The Chesapeake Bay scored a “C” on the recently released 2013 Chesapeake Bay report card from the University of Maryland Center for Environmental Science’s Integration and Application Network.

The report card grades the condition of 15 regions of the Bay, and the Chesapeake overall, based on seven indicators of water quality and aquatic health, such as water clarity, underwater grasses, dissolved oxygen, benthic communities and nutrient levels.

The report card shows that the best news is at the two ends of the Bay: The Upper Bay, Upper Western Shore and Patapsco/Back rivers at the northern end of the Bay showed improving trends (though the Patapsco/Back Rivers still scored an overall “F”).

At southern end of the Bay, the James River and Elizabeth River showed improving trends.

The Mid-Bay and Upper Eastern Shore showed declining trends. All other areas showed no trends, including the Lower Western Shore, Patuxent River, Potomac River, Rappahannock River, York River, Choptank River, Lower Eastern Shore and Lower Bay.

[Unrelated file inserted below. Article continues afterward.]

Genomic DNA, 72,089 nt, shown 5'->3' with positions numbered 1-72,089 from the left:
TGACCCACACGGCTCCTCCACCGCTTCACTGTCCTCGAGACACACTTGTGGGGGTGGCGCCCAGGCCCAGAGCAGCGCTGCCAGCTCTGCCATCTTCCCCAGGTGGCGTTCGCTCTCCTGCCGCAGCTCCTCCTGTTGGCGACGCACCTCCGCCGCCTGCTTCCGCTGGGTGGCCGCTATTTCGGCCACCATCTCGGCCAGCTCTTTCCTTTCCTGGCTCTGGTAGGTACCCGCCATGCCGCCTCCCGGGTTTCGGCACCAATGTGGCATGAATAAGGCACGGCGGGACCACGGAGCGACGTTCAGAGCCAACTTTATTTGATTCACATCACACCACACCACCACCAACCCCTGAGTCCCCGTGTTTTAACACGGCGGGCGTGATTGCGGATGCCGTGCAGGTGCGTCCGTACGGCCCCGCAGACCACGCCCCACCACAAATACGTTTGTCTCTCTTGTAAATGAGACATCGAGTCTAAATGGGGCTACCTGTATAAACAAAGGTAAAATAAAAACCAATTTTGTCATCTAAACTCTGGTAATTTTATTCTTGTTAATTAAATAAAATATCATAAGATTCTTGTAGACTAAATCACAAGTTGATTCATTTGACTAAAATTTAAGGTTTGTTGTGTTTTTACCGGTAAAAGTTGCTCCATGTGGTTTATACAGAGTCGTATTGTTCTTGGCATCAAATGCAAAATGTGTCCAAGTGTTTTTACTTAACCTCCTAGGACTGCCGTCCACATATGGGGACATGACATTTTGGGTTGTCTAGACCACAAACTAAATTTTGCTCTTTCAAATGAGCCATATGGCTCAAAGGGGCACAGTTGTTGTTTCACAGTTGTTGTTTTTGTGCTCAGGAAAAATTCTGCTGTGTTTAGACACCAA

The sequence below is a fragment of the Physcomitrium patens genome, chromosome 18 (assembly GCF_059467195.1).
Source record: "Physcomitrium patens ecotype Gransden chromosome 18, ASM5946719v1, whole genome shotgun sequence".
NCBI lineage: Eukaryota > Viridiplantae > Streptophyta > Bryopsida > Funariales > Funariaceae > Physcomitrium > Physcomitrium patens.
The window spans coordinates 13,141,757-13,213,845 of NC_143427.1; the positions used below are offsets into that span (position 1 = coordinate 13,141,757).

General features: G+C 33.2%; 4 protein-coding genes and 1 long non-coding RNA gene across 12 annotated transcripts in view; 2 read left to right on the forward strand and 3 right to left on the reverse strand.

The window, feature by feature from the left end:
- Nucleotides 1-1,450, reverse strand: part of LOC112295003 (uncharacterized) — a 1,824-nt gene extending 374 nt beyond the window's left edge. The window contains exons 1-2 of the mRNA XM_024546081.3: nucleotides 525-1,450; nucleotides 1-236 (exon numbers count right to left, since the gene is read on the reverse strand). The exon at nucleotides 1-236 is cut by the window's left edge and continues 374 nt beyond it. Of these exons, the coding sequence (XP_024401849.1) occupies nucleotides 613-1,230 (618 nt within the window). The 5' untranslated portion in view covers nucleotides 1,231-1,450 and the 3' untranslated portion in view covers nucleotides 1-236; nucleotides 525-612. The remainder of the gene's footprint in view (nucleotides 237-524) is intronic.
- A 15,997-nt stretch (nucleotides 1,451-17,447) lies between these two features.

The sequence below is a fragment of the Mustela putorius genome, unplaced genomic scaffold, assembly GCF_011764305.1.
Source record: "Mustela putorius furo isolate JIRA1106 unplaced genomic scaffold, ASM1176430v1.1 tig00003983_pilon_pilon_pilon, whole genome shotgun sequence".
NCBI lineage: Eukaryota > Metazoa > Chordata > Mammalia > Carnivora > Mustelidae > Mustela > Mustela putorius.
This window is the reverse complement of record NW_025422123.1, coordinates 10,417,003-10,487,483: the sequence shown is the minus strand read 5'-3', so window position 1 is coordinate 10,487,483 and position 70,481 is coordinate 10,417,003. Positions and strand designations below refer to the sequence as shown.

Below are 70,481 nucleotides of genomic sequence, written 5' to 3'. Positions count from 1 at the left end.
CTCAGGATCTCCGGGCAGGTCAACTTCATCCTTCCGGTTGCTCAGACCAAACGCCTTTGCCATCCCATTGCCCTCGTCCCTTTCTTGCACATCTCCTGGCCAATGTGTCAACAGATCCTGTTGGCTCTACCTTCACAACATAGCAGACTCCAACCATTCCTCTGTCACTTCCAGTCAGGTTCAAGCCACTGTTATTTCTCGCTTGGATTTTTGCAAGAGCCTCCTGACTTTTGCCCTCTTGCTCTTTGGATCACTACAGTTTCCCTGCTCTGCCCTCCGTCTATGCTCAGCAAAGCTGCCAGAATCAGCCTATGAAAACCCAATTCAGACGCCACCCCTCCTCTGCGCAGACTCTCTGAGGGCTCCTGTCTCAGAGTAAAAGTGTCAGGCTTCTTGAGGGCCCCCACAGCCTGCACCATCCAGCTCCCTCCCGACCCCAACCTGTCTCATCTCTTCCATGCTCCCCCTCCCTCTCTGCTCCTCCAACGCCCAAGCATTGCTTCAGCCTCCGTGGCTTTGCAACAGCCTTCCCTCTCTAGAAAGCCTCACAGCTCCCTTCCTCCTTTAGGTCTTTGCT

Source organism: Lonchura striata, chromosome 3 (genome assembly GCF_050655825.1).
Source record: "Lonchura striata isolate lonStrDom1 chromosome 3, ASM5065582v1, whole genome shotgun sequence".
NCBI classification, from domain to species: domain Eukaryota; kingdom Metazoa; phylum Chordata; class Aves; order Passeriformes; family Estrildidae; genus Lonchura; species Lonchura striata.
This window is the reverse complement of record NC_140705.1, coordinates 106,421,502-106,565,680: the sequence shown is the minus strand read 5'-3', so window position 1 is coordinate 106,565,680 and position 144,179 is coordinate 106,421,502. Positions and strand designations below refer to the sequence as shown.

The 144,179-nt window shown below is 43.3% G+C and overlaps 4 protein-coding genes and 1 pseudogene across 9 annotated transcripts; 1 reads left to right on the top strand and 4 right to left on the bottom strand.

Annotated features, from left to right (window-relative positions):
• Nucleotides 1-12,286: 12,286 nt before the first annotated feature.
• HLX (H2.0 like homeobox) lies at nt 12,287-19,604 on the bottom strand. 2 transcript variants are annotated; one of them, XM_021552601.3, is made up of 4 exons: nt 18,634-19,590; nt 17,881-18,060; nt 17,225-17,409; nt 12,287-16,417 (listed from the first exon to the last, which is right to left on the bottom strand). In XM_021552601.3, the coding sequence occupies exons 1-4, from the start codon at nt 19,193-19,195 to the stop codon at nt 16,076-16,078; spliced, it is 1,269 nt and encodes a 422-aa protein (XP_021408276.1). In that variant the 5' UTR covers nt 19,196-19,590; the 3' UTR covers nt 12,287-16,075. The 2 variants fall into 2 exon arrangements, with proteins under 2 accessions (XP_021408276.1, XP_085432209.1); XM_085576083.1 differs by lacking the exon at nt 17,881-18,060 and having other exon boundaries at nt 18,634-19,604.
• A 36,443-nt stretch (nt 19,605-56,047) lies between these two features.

Overall, the healthiest region is the lower Bay — the region most influenced by the ocean — which scored a B-. The Patuxent scored an F, while the Lower Western Shore got a D-, the Patuxent and Upper Eastern Shore got Ds and the Elizabeth River, York River and Mid-Bay each got a D+. Everyplace else scored a C or C-.

If the C grade for the overall Bay seems high relative to its parts, it’s because the report card uses a slightly different scale for the overall Chesapeake, which includes fishery indicators that helped improve the overall score for 2013.

The full report card can be read here.